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Why You Can’t Hire High Achievers
Posted By Lou Adler On April 25, 2013 @ 6:45 am In Advice and How-Tos | 10 Comments
We just ran a quick poll (see question and results in graphic) to determine if hiring managers would trade off experience for potential if they didn’t have to compromise performance or results. Two-thirds agreed. How would you answer the question, and how would your hiring managers? If you’re not on the same page, you’re working a lot harder than necessary.
I decided to run this poll  after a techie hiring manager at a recent training asked me how much experience a person needs to have to be successful. My response: enough to do the work; some people need more; some need less; and the best people need the least. That threw the hiring manager into a dizzy, and he left scratching his head.
The point: if you don’t define the work required to be successful, success is problematic. The work determines what skills and experiences are required. The skills and experience don’t determine success. That’s why the idea of filtering based on skills and experience precludes a company from seeing the people it actually wants to hire: high-potential people who can do the work successfully with the least amount of skills and experiences.
If you want to see stronger candidates when posting jobs, emphasize the work that needs to be done rather than the skills needed to do it. For example, it’s far better to say, “lead and complete the marketing launch of the new fracking hydraulic high pressure control valve line by year-end,” rather than “must have 5+ years oil field industry experience, a BS in Mechanical Engineering, 2+ years of high-pressure fluid dynamics experience, exceptional interpersonal and communications skills, a go-getter attitude, and be able to work closely with engineering and operations in a lean manufacturing environment.” Key to this: if you can prove the person is competent and motivated to do the work described, they have exactly the level of experiences, skills, and attitude required. You can use The Most Important Interview Question of All Time  to figure this out.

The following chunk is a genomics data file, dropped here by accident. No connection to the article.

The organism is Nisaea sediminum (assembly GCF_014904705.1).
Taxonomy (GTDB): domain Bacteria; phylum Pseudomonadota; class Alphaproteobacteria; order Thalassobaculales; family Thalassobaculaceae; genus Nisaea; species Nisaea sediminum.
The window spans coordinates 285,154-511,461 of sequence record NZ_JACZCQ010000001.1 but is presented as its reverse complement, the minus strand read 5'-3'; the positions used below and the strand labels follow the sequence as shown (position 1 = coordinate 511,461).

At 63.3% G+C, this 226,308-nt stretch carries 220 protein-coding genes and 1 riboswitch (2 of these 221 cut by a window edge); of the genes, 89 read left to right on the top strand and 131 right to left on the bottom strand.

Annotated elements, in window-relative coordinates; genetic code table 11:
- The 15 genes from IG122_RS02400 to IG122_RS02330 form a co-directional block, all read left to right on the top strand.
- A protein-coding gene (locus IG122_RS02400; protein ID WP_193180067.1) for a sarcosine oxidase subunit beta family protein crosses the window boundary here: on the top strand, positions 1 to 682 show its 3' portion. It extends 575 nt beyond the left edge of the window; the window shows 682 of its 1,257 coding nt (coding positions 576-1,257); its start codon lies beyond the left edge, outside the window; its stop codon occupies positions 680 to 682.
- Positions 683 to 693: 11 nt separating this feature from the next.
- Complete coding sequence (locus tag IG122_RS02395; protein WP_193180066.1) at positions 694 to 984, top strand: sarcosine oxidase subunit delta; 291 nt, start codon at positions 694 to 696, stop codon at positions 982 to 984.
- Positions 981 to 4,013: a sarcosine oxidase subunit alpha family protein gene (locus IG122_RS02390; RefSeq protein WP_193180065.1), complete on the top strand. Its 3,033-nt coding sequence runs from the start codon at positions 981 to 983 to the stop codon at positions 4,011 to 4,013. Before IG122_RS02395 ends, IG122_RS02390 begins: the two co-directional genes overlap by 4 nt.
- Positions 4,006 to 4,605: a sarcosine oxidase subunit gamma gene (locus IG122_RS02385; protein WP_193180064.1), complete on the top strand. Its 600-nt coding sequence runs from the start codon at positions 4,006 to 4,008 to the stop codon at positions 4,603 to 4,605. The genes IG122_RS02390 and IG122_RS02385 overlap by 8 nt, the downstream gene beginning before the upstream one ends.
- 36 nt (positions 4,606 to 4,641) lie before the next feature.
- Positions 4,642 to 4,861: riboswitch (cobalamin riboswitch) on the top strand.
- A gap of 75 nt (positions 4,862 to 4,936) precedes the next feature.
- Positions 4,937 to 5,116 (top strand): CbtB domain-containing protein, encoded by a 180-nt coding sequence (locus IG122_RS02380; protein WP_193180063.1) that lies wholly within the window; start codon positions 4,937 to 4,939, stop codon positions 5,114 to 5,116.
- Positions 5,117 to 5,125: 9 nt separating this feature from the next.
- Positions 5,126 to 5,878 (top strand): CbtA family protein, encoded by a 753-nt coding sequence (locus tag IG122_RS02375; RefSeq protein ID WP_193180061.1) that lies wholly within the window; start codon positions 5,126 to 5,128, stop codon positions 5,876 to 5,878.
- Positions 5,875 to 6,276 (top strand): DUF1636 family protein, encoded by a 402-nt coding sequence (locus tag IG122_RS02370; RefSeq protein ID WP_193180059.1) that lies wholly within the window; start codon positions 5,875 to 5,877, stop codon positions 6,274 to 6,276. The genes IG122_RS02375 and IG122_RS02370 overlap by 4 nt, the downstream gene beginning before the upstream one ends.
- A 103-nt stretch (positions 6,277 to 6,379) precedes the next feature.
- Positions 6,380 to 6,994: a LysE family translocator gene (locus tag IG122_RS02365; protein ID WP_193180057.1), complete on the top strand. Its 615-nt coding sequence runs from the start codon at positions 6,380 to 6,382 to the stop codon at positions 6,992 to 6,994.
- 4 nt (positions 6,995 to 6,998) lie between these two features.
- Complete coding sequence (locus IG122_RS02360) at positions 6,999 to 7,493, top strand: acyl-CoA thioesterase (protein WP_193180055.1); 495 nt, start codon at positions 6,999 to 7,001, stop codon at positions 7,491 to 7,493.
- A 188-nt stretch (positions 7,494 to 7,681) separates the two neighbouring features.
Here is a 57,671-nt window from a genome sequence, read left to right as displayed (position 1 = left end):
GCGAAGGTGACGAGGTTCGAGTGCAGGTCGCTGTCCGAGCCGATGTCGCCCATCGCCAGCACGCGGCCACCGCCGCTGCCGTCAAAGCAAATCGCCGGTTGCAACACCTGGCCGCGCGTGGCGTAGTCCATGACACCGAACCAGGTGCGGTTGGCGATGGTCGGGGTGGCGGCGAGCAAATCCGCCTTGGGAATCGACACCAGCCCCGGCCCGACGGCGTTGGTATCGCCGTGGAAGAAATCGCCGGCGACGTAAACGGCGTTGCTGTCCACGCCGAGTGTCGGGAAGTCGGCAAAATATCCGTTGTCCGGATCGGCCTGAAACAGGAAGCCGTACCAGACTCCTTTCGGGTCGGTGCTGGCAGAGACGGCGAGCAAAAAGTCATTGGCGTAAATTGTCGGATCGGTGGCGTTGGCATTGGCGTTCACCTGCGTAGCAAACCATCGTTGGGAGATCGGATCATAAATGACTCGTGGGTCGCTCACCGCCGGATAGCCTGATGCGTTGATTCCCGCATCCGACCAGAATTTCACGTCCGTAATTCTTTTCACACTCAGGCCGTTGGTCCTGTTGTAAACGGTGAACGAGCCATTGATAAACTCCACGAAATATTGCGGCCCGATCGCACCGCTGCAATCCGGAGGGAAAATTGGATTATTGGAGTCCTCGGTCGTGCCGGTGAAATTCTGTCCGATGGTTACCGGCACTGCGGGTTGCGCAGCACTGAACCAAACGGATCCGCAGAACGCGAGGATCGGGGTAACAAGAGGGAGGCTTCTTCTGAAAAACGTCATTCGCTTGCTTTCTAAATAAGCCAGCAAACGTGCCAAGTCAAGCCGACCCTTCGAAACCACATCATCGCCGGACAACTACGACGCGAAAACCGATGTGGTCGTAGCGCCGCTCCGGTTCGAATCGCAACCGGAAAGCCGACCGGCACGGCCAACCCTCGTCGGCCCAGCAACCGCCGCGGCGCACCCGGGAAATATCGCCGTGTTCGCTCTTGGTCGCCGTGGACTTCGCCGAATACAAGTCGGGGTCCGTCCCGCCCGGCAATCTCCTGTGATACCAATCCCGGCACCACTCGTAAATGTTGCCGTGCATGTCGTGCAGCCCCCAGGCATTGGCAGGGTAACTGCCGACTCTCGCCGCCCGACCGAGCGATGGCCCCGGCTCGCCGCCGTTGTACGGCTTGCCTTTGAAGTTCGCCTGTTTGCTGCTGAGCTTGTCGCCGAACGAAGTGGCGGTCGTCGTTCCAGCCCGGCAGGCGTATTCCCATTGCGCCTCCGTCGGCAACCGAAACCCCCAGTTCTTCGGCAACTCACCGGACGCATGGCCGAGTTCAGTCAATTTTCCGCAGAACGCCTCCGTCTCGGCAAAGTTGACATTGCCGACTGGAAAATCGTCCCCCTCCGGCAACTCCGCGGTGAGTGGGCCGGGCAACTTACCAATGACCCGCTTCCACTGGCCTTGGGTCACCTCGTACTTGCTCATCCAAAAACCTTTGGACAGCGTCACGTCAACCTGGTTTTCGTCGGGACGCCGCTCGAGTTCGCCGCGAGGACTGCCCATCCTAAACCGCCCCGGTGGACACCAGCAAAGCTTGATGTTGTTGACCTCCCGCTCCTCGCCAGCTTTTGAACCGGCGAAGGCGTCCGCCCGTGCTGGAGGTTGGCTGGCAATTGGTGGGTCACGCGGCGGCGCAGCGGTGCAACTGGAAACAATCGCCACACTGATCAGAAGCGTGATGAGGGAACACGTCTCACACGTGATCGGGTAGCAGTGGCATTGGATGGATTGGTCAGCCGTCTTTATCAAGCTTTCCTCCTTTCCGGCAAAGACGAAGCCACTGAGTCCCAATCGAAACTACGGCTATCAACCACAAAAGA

Here are some other ways to find out if the candidate is on a fast track:
High-potential candidates get more done with less experience and master whatever skills are required faster than their peer group. I find it difficult to comprehend why any manager or business leader would preclude these candidates from consideration. Yet 95 percent of jobs posted online do just that, and these very same managers and business leaders continue to complain they’re not seeing or hiring enough top people.
If you’re a recruiter who still box-checks SKAs, ask your clients if they’d like to see some high achievers who can absolutely do the work required but have less of the skills and experiences listed on the job description. Most will say yes. Then go find these high achievers who can do the work and are excited to do it. If they say no, be concerned, since you’ll just be spinning your wheels.
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URL to article: http://www.ere.net/2013/04/25/why-you-cant-hire-high-achievers/
URLs in this post:
 Image: http://www.ere.net/wp-content/uploads/2013/04/hiring-poll.jpg.png
 run this poll: http://budurl.com/Xsurvey
 The Most Important Interview Question of All Time: http://budurl.com/LI1QIV2
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